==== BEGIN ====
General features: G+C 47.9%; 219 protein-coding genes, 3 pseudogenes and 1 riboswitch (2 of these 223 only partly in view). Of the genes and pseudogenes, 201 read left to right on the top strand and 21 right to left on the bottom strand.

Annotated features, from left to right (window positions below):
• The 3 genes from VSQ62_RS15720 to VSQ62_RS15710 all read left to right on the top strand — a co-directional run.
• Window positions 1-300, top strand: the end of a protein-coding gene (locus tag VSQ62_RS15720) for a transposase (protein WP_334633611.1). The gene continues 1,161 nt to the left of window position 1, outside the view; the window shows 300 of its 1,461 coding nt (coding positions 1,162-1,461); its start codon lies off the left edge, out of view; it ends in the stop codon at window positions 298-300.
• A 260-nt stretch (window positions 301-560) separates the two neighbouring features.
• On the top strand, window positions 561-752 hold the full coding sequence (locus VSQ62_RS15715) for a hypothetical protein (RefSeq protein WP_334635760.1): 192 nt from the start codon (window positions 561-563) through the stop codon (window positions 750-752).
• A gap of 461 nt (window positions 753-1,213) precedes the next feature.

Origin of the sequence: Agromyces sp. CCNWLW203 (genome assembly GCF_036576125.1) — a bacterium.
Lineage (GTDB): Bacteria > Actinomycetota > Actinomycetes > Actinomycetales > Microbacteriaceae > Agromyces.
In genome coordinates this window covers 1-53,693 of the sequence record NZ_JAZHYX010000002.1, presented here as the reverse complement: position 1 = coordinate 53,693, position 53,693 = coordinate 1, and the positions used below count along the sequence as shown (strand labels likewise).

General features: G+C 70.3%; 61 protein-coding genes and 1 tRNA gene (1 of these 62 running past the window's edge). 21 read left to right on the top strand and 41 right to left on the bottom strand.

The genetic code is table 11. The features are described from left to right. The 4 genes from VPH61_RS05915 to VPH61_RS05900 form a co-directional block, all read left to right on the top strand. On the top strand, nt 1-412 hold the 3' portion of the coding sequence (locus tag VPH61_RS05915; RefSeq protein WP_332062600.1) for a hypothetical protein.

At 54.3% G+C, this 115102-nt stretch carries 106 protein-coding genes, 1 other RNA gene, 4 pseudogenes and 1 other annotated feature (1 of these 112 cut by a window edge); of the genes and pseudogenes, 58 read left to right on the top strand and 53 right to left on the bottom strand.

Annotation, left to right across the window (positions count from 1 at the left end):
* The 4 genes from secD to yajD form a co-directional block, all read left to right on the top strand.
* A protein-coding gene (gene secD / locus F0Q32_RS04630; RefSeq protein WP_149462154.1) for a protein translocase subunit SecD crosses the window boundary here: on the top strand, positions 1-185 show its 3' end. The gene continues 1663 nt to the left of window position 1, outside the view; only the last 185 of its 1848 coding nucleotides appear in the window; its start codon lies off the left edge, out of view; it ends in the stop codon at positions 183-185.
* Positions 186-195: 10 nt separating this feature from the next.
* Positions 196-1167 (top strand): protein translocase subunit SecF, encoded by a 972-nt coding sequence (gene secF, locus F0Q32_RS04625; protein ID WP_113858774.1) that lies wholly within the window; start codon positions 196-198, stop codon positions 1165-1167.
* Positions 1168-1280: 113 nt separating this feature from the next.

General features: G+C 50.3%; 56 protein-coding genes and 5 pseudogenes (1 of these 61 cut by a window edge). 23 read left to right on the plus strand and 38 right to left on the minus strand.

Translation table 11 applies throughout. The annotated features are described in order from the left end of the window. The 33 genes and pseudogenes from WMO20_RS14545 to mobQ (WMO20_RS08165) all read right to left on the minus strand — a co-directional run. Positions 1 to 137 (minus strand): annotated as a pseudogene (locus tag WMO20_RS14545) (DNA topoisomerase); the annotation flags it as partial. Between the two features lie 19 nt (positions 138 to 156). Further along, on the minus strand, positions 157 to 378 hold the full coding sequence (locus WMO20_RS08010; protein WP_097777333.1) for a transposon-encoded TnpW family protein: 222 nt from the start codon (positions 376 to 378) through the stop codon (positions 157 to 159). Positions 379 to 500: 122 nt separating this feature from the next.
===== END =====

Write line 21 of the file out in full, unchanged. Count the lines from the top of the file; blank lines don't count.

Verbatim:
Translation table 11 applies throughout. The annotated features are described in order from the left end of the window. The 33 genes and pseudogenes from WMO20_RS14545 to mobQ (WMO20_RS08165) all read right to left on the minus strand — a co-directional run. Positions 1 to 137 (minus strand): annotated as a pseudogene (locus tag WMO20_RS14545) (DNA topoisomerase); the annotation flags it as partial. Between the two features lie 19 nt (positions 138 to 156). Further along, on the minus strand, positions 157 to 378 hold the full coding sequence (locus WMO20_RS08010; protein WP_097777333.1) for a transposon-encoded TnpW family protein: 222 nt from the start codon (positions 376 to 378) through the stop codon (positions 157 to 159). Positions 379 to 500: 122 nt separating this feature from the next.